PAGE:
A group of young people facing away from the camera. They are using their phones to record a monsoon rains.
Black and white headshot of Roli Srivastava.

ROLI SRIVASTAVA is a journalist with Thomson Reuters Foundation, Ex-The Hindu, and The Times of India.

Published with permission of the Thomson Reuters Foundation, the charitable arm of Thomson Reuters, that covers the lives of people around the world who struggle to live freely or fairly. Visit http://news.trust.org.

By: Roli Srivastava
This story first appeared in Comboni Missions Magazine summer 2021.

In a monsoon ritual of sorts in India’s financial capital, #MumbaiRain begins to trend on Twitter with the first showers—not because its residents are like weather-obsessed Londoners, but out of fear of the flooding that brings the bustling city to a standstill each year.

Disastrous floods, deadly heatwaves and devastating cyclones are taking a heavy toll on lives and livelihood in India which faces rising “human and economic costs of climate change,” says a new report by the Overseas Development Institute (ODI).

Researchers with the London-based global affairs think-tank said global warming is likely to have a negative effect on the country’s GDP—and that cost will not be borne equally.

Already the country’s poorest are the worst hit as temperatures rise, with their jobs, wages and health harmed by climate change, warned the ODI study, which reviewed evidence from existing papers on how climate change is affecting India. 

How is climate change hurting India’s poor?

Last month, Cyclone Yaas raged along India’s eastern coast, destroying thousands of homes, inundating dozens of villages and making 150,000 people homeless. The destruction came within a few days of another cyclone, Tauktae, the most powerful to batter the west coast in two decades, that ripped out power pylons and trees, collapsed houses and killed more than 80 oil workers on a barge.

The two extreme events were the latest in India’s cyclone calendar, which saw Amphan in 2020 batter the east coast, affecting 13 million people and causing over $13 billion in damage after it made landfall, the ODI report said.

The poorest are at climate risk twice over. Not only do they account for most casualties when climatic disasters strike, they also suffer losses in farming incomes from damage to crops and land, according to the United Nations and the ODI report.

About 70 percent of Indian households depend on agriculture for their livelihood, but they are struggling with lower yields owing to frequent droughts and lower rainfall, the report said.

Besides, an increase in hard surfaces, including asphalt and cement, has worsened water scarcity by preventing percolation of rainfall into the soil and depleting groundwater levels amid rising heat, the report noted. This, in turn, is hitting harvests and farm laborers’ wages.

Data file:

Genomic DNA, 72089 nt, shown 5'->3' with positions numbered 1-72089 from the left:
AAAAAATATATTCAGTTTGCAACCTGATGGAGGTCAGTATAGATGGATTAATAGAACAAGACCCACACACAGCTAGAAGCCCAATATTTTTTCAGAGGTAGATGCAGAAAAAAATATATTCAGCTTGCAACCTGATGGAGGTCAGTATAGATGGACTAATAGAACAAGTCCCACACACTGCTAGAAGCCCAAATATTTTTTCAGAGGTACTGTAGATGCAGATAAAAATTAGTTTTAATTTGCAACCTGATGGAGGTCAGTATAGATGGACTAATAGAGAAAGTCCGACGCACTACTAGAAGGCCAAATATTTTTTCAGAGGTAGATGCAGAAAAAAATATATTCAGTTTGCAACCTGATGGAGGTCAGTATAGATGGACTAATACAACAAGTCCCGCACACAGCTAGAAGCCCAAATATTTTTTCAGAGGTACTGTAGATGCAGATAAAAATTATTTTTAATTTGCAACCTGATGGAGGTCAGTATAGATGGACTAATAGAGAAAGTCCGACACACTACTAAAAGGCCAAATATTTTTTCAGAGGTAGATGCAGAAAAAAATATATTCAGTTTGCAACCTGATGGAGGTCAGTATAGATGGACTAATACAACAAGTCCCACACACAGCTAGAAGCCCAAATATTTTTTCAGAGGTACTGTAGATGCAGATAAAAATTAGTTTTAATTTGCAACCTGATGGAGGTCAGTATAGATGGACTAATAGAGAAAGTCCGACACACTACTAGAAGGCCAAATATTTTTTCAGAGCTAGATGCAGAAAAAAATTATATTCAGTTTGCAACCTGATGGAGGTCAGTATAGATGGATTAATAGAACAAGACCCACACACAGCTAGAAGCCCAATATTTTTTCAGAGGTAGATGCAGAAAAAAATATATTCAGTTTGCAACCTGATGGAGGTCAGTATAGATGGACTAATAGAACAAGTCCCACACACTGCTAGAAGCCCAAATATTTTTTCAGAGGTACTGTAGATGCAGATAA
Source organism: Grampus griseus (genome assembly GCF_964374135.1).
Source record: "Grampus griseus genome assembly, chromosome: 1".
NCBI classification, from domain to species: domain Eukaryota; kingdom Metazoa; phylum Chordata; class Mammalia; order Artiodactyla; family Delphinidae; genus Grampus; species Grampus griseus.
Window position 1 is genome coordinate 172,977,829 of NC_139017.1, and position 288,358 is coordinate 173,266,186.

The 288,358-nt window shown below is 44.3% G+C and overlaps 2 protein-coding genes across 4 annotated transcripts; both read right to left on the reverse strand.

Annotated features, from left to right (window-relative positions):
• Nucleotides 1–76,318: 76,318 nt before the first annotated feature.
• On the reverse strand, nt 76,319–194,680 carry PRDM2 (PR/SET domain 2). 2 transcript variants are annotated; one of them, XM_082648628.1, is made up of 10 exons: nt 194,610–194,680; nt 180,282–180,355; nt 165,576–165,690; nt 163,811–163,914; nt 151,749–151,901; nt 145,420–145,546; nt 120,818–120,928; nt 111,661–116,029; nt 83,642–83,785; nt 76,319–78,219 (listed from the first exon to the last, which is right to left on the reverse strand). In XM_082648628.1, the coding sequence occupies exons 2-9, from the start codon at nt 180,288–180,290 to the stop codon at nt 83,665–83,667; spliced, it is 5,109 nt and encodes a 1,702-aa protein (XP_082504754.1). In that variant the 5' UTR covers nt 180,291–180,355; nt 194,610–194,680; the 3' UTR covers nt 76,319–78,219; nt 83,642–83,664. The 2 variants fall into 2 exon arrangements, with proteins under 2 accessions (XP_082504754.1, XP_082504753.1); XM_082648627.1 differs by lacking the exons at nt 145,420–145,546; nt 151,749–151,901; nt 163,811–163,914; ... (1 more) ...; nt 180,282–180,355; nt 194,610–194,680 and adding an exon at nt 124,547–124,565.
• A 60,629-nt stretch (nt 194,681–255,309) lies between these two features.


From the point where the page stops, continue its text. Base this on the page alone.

Pushed out from villages with fewer jobs on the land, many seek work in cities where they live in poor conditions, largely invisible to urban planners and highly vulnerable to disasters such as the COVID-19 pandemic, according to migration experts.

The urban poor, living in metal or asbestos-roofed huts in major Indian cities where the temperature can exceed 48 degrees Celsius, are seeing a growing threat to their lives and productivity from rising heat, the ODI report said.

Climate change impacts in India could add about 50 million more poor people than otherwise projected by 2040 because of falling wages, rising food prices and slower economic growth, it warned.

How much is climate change costing India?

Mumbai, a city built on seven islands stitched together with massive areas reclaimed from the sea, was placed fifth among major coastal cities in the world for flooding risk by researchers cited in the ODI report.

The city incurs annual losses of $284 million, while India has suffered a loss of $3 billion in the last decade from flooding, said the report titled The Costs of Climate Change in India.

If global warming reaches 3 degrees Celsius, studies estimate that India’s GDP could contract by between 10 and 90 percent by 2100 due to a decline in agricultural activity, rising sea levels and other factors, it noted.

Floods and landslides in India affected about 11.4 million hectares of farmland between 2018 and 2020, the Indian government told Parliament last year.

Extreme weather cost India 2,000 lives and more than $37 billion in 2018, when the coastal state of Kerala was hit by the worst floods in a century and two cyclones pummelled the east coast, according to an annual climate risk index from sustainable development group Germanwatch.

How is India responding to the growing threat?

India has in recent years developed climate-resilient farming systems and improved its flood forecasting, according to government replies submitted in Parliament.

Administrators of 140 Indian cities, meanwhile, are also being trained to consider climate risk when planning infrastructure projects, to tackle “increasing frequency of cyclones, floods, heat waves, water scarcity and drought-like conditions.”

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